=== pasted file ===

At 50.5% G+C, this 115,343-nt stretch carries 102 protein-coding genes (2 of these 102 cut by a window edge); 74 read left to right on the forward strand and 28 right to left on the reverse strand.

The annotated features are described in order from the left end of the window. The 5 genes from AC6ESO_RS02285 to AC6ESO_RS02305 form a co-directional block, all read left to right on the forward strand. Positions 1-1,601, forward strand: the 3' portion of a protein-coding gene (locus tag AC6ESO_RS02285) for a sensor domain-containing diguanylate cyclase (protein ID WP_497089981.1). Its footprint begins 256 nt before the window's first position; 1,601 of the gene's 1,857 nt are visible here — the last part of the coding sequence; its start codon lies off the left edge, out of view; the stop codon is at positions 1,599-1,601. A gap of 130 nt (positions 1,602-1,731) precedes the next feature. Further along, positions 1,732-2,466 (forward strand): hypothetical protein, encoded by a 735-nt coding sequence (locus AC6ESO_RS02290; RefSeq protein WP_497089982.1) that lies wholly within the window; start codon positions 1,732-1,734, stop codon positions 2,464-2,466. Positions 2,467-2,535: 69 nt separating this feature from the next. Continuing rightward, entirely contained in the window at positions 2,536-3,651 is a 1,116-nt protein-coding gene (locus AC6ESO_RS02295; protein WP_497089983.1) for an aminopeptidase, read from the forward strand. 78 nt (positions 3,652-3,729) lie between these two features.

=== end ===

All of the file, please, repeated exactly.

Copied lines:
At 50.5% G+C, this 115,343-nt stretch carries 102 protein-coding genes (2 of these 102 cut by a window edge); 74 read left to right on the forward strand and 28 right to left on the reverse strand.

The annotated features are described in order from the left end of the window. The 5 genes from AC6ESO_RS02285 to AC6ESO_RS02305 form a co-directional block, all read left to right on the forward strand. Positions 1-1,601, forward strand: the 3' portion of a protein-coding gene (locus tag AC6ESO_RS02285) for a sensor domain-containing diguanylate cyclase (protein ID WP_497089981.1). Its footprint begins 256 nt before the window's first position; 1,601 of the gene's 1,857 nt are visible here — the last part of the coding sequence; its start codon lies off the left edge, out of view; the stop codon is at positions 1,599-1,601. A gap of 130 nt (positions 1,602-1,731) precedes the next feature. Further along, positions 1,732-2,466 (forward strand): hypothetical protein, encoded by a 735-nt coding sequence (locus AC6ESO_RS02290; RefSeq protein WP_497089982.1) that lies wholly within the window; start codon positions 1,732-1,734, stop codon positions 2,464-2,466. Positions 2,467-2,535: 69 nt separating this feature from the next. Continuing rightward, entirely contained in the window at positions 2,536-3,651 is a 1,116-nt protein-coding gene (locus AC6ESO_RS02295; protein WP_497089983.1) for an aminopeptidase, read from the forward strand. 78 nt (positions 3,652-3,729) lie between these two features.